This is Mark, and today he’s simultaneously washing and conducting osteological analysis on a Roman skeletal assemblage. Most of the time, skeletons are washed by our Finds department before they come to Heritage Burial Services for analysis. However, this particular assemblage is in very poor condition – the bones quite often crumble into very small fragments as soon as they touch the water. Mark is recording age, sex, pathological information and anything else he can determine at this stage, in order to recover the maximum amount of information before the bones disintegrate. Although the bone condition is poor, tooth fragments are surviving quite well, as tooth enamel is quite a hardy material. The teeth may be sent for isotopic analysis to give us more information about the geographical origins of this population, which can help us figure out whether we’re looking at a local population or whether migrants are present.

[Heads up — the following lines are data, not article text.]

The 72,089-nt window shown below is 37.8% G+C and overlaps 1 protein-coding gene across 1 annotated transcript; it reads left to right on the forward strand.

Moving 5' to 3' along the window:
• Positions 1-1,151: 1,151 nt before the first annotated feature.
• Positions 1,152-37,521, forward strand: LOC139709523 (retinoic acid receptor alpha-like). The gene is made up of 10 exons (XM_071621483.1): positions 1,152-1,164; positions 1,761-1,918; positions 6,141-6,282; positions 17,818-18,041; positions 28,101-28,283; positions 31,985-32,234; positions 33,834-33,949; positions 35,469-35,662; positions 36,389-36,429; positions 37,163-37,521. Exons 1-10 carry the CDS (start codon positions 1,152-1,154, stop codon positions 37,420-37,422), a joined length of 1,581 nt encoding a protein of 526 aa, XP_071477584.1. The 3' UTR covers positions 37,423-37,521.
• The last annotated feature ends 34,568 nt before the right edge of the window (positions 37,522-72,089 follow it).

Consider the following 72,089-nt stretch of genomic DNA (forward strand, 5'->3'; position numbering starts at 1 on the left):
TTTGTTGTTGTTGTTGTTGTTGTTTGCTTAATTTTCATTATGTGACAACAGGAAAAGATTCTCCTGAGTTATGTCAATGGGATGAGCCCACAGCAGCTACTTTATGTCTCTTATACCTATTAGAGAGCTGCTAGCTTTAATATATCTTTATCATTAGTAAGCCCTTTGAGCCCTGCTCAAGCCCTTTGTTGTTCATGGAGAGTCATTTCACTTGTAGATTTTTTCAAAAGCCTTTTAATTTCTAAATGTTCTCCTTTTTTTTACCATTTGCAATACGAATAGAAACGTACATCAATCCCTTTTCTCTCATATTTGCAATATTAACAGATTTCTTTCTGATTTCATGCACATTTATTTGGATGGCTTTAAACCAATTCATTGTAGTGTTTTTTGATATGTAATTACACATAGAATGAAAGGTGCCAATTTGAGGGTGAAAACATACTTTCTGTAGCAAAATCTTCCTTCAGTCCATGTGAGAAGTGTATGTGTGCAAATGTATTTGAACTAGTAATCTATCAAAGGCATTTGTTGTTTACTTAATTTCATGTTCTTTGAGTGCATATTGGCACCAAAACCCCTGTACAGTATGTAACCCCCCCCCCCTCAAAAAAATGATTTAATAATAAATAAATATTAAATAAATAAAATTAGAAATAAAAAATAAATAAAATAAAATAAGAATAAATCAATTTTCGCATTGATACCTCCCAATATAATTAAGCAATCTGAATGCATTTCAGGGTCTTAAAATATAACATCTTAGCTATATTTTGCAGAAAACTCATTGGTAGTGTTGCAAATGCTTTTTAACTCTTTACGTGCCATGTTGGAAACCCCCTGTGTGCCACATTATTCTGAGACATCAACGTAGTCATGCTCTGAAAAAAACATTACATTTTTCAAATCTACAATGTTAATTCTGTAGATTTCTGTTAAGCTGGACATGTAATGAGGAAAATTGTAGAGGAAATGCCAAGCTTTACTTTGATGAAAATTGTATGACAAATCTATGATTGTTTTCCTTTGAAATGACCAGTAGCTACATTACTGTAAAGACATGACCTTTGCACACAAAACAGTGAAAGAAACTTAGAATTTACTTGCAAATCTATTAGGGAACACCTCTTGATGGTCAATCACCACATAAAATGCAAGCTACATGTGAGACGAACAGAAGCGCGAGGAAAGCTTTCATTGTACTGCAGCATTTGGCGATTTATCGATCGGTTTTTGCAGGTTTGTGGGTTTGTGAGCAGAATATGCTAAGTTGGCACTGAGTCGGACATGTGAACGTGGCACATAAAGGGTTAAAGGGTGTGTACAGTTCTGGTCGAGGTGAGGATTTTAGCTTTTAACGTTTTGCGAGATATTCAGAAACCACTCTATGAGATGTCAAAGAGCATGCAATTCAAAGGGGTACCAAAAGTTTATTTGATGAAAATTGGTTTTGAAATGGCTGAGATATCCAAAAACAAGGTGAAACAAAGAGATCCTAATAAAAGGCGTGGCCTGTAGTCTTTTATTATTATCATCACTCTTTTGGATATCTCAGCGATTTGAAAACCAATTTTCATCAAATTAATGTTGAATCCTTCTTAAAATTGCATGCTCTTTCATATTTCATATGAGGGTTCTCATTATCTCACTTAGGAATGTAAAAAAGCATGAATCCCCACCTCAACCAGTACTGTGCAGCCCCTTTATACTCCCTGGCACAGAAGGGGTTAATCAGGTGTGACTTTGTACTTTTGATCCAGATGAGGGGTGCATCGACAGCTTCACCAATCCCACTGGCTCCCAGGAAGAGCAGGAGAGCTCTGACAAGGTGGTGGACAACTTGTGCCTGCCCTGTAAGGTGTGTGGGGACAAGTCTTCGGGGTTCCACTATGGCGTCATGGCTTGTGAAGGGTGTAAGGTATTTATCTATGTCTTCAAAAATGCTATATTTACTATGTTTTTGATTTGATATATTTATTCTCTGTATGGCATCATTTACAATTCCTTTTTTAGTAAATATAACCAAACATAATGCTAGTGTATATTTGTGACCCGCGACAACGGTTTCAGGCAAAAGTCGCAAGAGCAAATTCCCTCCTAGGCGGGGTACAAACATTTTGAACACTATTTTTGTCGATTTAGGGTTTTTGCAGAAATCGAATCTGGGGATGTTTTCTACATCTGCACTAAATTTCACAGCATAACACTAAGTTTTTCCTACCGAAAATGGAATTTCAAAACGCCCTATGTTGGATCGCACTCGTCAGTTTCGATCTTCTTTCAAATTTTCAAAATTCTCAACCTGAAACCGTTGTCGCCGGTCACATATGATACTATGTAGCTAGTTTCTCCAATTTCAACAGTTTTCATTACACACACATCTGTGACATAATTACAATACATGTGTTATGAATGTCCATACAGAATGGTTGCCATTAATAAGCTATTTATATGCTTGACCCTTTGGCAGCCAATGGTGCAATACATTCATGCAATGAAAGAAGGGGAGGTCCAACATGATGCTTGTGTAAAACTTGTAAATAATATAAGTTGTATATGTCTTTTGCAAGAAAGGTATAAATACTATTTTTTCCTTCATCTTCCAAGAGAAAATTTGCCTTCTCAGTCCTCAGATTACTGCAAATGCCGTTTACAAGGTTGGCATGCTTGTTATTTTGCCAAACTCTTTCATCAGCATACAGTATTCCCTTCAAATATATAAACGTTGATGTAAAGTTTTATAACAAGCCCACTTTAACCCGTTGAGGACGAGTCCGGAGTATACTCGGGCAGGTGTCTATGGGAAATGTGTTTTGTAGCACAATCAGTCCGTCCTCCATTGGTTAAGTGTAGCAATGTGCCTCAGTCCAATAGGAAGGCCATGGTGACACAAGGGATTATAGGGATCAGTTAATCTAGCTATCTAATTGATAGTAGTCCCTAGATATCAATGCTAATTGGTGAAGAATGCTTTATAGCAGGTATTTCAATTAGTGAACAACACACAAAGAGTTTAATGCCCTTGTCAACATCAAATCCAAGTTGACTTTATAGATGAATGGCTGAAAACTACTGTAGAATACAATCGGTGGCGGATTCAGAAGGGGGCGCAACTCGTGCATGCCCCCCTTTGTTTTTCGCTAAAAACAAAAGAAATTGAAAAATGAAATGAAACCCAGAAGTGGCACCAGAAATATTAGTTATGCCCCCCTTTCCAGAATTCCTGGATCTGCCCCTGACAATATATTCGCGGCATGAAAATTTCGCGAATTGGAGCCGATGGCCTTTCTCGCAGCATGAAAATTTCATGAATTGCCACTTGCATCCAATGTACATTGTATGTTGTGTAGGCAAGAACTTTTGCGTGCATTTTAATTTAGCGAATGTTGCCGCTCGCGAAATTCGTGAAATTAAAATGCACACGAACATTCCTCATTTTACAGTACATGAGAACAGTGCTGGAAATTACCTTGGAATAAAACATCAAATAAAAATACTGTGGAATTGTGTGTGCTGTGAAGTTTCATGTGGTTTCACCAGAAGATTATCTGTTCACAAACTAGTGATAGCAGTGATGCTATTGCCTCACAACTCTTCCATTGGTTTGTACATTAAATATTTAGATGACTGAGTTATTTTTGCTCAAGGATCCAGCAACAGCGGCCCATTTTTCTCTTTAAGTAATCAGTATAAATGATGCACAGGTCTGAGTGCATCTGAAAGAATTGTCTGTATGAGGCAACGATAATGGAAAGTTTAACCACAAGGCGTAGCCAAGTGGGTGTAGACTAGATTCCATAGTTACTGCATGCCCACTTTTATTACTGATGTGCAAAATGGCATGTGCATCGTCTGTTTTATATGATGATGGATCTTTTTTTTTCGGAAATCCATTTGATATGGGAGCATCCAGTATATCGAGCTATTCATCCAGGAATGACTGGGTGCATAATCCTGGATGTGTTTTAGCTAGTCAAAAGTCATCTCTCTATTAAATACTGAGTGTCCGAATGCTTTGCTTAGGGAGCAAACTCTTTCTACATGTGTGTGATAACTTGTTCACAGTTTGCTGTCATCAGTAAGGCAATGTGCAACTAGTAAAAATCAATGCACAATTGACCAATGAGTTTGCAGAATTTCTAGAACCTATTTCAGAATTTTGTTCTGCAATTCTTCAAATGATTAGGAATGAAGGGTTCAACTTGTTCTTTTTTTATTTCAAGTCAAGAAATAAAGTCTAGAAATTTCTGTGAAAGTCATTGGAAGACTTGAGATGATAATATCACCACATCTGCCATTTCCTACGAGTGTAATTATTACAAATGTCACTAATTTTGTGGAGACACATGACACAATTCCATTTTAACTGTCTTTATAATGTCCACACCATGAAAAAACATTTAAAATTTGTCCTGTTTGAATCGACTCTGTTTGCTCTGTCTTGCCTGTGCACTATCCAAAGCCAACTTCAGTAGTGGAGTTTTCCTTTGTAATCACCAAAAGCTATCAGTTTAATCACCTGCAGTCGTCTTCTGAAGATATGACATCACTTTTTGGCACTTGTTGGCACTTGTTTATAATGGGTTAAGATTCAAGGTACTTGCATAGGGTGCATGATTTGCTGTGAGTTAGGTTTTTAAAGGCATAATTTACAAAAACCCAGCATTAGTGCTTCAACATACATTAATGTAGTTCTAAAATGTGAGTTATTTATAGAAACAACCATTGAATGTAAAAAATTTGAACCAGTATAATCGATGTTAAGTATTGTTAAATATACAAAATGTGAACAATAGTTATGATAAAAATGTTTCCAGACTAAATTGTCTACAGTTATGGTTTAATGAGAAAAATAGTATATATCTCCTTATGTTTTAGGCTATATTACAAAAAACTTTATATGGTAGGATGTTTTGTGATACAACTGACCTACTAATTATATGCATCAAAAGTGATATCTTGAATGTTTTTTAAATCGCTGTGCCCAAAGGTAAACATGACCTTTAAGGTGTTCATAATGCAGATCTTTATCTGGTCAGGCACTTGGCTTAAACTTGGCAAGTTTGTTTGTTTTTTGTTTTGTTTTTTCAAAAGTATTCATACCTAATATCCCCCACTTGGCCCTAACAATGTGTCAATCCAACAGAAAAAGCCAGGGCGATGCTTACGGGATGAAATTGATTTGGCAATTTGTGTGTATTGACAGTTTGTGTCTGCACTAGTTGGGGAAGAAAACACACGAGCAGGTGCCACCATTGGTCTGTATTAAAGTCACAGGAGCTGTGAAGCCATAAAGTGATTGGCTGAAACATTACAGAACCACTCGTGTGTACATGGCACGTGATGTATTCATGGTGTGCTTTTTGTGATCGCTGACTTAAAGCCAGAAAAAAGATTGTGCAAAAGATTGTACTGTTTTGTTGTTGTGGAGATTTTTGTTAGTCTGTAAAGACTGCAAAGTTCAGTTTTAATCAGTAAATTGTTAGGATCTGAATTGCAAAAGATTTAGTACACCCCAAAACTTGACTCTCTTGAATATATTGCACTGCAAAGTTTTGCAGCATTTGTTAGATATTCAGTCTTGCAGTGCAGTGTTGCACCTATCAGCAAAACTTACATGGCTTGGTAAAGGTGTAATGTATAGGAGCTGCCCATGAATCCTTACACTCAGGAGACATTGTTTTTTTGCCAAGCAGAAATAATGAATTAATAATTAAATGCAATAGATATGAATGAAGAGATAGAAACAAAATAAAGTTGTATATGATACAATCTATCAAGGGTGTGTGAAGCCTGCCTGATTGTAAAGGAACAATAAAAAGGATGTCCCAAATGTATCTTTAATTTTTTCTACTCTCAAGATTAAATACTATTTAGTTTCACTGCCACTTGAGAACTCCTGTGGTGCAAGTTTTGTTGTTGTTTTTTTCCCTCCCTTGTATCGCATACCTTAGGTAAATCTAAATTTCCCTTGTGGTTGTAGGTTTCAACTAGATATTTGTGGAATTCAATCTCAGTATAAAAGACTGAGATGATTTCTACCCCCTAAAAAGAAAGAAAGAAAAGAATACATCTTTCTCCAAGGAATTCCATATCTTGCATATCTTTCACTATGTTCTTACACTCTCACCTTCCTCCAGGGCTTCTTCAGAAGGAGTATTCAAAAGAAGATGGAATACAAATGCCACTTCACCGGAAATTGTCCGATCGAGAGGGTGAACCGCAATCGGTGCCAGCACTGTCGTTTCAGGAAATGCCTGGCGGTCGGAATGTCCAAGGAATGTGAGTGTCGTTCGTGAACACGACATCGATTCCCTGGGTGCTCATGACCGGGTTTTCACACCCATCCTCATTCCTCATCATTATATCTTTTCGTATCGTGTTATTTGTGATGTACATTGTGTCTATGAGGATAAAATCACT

An osteoarchaeologist sorting through small skeletal remains in a sieve over a bowl.

Osteoarchaeologist Mark Gibson, processing and assessing very fragmentary skeletal remains.

A finds tray lined with paper showing small fragments of human skeletal remains

The result of Mark’s hard work!

Alice, the third member of our team, is out on site today. As well as analysing skeletons in the laboratory, we often get called out to site to offer support to the field team. Today Alice is supervising the excavation and lifting of Anglo-Saxon skeletons at a site in Oxfordshire. The graves that these individuals are buried in are quite shallow, and a lot of the bones are in very poor condition. Alice is recording as much osteological information as she can for each of these skeletons prior to lifting, for the same reason as Mark is recording bones as he washes – we need to get as much information as possible before it is lost. This will help us to interpret and understand the population more thoroughly.